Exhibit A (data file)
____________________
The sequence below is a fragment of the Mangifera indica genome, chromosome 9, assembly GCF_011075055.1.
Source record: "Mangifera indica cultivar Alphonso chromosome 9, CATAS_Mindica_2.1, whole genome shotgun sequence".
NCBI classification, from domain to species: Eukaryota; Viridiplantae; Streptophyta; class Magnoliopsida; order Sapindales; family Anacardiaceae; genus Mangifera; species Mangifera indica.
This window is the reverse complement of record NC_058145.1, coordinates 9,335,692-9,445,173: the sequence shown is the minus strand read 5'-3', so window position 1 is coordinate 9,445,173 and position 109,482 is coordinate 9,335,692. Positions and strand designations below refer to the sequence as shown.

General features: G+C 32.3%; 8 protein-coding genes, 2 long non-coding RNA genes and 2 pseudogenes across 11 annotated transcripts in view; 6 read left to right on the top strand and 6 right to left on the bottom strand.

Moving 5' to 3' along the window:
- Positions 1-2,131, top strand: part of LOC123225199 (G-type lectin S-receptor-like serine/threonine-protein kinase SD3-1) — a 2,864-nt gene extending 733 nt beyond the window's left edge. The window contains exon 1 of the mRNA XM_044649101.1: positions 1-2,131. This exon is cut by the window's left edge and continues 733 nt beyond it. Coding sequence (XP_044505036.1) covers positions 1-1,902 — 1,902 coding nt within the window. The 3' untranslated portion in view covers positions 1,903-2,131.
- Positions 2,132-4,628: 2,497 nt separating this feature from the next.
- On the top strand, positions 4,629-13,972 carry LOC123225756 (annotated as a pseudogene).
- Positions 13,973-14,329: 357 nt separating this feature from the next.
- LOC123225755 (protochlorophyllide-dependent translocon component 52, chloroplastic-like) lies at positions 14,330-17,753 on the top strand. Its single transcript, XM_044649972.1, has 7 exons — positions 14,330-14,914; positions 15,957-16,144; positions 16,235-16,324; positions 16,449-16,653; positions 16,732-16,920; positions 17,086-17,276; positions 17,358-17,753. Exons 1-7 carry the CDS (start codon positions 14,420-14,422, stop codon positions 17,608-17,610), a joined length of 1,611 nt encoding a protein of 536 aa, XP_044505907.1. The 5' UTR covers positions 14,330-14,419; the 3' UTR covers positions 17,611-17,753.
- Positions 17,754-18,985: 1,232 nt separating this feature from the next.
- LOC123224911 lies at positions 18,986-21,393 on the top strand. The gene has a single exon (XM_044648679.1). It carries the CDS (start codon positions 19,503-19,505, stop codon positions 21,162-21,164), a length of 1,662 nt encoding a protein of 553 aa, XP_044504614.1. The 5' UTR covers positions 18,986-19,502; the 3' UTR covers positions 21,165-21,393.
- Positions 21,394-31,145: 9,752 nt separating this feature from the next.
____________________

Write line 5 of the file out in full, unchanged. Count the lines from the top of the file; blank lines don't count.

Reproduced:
General features: G+C 32.3%; 8 protein-coding genes, 2 long non-coding RNA genes and 2 pseudogenes across 11 annotated transcripts in view; 6 read left to right on the top strand and 6 right to left on the bottom strand.